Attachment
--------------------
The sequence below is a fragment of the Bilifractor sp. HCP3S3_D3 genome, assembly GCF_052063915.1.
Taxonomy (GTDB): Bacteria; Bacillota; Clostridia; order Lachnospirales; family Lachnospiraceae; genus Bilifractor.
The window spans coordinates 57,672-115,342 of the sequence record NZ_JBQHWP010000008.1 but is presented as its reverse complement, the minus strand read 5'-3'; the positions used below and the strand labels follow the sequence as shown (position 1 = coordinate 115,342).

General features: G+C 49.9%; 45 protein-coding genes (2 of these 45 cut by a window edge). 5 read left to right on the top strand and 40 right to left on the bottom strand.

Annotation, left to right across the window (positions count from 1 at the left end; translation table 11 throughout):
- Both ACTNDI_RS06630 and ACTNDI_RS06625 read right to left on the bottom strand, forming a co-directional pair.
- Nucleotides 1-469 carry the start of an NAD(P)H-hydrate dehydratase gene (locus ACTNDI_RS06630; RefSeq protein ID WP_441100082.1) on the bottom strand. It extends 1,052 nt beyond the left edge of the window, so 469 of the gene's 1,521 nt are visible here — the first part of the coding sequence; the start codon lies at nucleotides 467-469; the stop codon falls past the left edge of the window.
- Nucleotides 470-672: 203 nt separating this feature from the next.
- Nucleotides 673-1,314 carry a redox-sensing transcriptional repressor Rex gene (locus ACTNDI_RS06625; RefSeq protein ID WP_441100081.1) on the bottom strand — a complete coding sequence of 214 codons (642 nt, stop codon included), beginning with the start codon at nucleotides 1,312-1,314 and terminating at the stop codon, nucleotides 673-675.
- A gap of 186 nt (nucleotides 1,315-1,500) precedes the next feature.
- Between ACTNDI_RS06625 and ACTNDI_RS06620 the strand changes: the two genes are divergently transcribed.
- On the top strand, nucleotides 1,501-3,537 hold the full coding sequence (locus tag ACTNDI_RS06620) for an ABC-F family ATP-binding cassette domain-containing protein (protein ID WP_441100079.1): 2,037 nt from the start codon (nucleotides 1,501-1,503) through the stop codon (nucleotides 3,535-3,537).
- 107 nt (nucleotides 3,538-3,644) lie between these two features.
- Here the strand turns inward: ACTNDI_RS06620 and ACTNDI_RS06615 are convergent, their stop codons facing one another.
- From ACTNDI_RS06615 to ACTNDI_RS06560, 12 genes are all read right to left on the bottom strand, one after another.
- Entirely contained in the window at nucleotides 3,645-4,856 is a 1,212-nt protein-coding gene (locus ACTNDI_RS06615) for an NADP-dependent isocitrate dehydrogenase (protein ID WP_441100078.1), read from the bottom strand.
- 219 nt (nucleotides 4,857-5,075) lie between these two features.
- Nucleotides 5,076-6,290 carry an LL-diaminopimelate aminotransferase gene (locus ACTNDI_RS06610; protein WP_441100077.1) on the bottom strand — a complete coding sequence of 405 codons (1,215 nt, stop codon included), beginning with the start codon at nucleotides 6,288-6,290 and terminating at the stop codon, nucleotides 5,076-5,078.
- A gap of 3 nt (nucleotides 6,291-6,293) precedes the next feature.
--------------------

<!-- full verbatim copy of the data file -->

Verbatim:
The sequence below is a fragment of the Bilifractor sp. HCP3S3_D3 genome, assembly GCF_052063915.1.
Taxonomy (GTDB): Bacteria; Bacillota; Clostridia; order Lachnospirales; family Lachnospiraceae; genus Bilifractor.
The window spans coordinates 57,672-115,342 of the sequence record NZ_JBQHWP010000008.1 but is presented as its reverse complement, the minus strand read 5'-3'; the positions used below and the strand labels follow the sequence as shown (position 1 = coordinate 115,342).

General features: G+C 49.9%; 45 protein-coding genes (2 of these 45 cut by a window edge). 5 read left to right on the top strand and 40 right to left on the bottom strand.

Annotation, left to right across the window (positions count from 1 at the left end; translation table 11 throughout):
- Both ACTNDI_RS06630 and ACTNDI_RS06625 read right to left on the bottom strand, forming a co-directional pair.
- Nucleotides 1-469 carry the start of an NAD(P)H-hydrate dehydratase gene (locus ACTNDI_RS06630; RefSeq protein ID WP_441100082.1) on the bottom strand. It extends 1,052 nt beyond the left edge of the window, so 469 of the gene's 1,521 nt are visible here — the first part of the coding sequence; the start codon lies at nucleotides 467-469; the stop codon falls past the left edge of the window.
- Nucleotides 470-672: 203 nt separating this feature from the next.
- Nucleotides 673-1,314 carry a redox-sensing transcriptional repressor Rex gene (locus ACTNDI_RS06625; RefSeq protein ID WP_441100081.1) on the bottom strand — a complete coding sequence of 214 codons (642 nt, stop codon included), beginning with the start codon at nucleotides 1,312-1,314 and terminating at the stop codon, nucleotides 673-675.
- A gap of 186 nt (nucleotides 1,315-1,500) precedes the next feature.
- Between ACTNDI_RS06625 and ACTNDI_RS06620 the strand changes: the two genes are divergently transcribed.
- On the top strand, nucleotides 1,501-3,537 hold the full coding sequence (locus tag ACTNDI_RS06620) for an ABC-F family ATP-binding cassette domain-containing protein (protein ID WP_441100079.1): 2,037 nt from the start codon (nucleotides 1,501-1,503) through the stop codon (nucleotides 3,535-3,537).
- 107 nt (nucleotides 3,538-3,644) lie between these two features.
- Here the strand turns inward: ACTNDI_RS06620 and ACTNDI_RS06615 are convergent, their stop codons facing one another.
- From ACTNDI_RS06615 to ACTNDI_RS06560, 12 genes are all read right to left on the bottom strand, one after another.
- Entirely contained in the window at nucleotides 3,645-4,856 is a 1,212-nt protein-coding gene (locus ACTNDI_RS06615) for an NADP-dependent isocitrate dehydrogenase (protein ID WP_441100078.1), read from the bottom strand.
- 219 nt (nucleotides 4,857-5,075) lie between these two features.
- Nucleotides 5,076-6,290 carry an LL-diaminopimelate aminotransferase gene (locus ACTNDI_RS06610; protein WP_441100077.1) on the bottom strand — a complete coding sequence of 405 codons (1,215 nt, stop codon included), beginning with the start codon at nucleotides 6,288-6,290 and terminating at the stop codon, nucleotides 5,076-5,078.
- A gap of 3 nt (nucleotides 6,291-6,293) precedes the next feature.